From that brief description, LRI’s RightChain model recommends doing what other analysts also recommend: focus on people, processes, and technology in order to achieve corporate alignment. Although Arace talks about “good raw data” being important, I’m sure he didn’t mean to stop there. Raw data isn’t very useful — whether it’s good or not. What decision makers need is actionable intelligence. The better the data that is analyzed the better the intelligence that results. Arun Kumar, a Principal Consultant for Enterprise Solutions at Infosys Limited, agrees with Arace that supply chain transformations should be untaken holistically. He writes, “Enterprise-wide supply chain transformations begin with a clear articulation of business objectives that the program is expected to achieve. They expand into an analysis of revenue-accruing & cost-optimizing functions, and result in the identification of capabilities that the organization aspires to develop or enhance.” [“A New Lens for Supply Chain Roadmaps,” Supply Chain Management, 8 February 2012] Kumar continues:

“Even though we acknowledge that today’s supply chains are more integrated than ever, there is a tendency to view supply chain problems primarily through the prism of organizational functions. Interconnectedness gets missed when such problems are analyzed within organizational silos and not from an end to end perspective. … The result is usually a supply chain roadmap that is more functional than operational, and aligned to ‘getting quick wins’ and ‘plucking low hanging fruit’.”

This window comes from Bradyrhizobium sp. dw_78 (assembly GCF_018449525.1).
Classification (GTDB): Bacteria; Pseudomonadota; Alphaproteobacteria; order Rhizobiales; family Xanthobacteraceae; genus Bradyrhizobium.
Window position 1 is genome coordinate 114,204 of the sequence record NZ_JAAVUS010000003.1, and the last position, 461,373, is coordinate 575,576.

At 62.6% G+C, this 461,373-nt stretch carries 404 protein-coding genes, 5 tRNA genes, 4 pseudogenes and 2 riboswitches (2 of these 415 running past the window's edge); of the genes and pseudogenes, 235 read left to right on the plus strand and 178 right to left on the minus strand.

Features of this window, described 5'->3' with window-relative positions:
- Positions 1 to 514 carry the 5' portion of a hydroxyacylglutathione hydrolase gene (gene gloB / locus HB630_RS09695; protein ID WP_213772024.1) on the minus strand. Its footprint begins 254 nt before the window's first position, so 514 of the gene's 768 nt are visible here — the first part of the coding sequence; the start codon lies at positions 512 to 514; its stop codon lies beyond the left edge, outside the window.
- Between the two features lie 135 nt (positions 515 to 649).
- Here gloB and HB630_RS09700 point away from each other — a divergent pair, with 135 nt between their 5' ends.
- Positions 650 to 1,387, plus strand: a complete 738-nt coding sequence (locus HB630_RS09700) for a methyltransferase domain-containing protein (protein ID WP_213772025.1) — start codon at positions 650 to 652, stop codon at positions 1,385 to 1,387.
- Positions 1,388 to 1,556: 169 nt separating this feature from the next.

Kumar recommends using “a cross-functional team” when designing a road map to transform your supply chain. Long time readers of this blog know that I’m a big fan of cross-functional teams. The more perspectives from which a challenge can be viewed the better. By using a cross-functional team, Kumar asserts that the resulting plan will result in “a broader solution set” that includes: “Master Data Management, Demand Planning, Replenishment Management, Web Analytics, Order Capture, Warehouse Management Systems, and Transportation Management Systems.” He concludes:

“Enterprise transformations are a multi-year exercise in the making. While it is perfectly understandable to be itching for the actual implementation to begin after months of meetings and conferences, it may be equally worthwhile to use the right lens early in the process to validate that supply chain roadmaps remain multi-disciplinary. After all, execution is not the only culprit in less-impactful supply chain transformations.”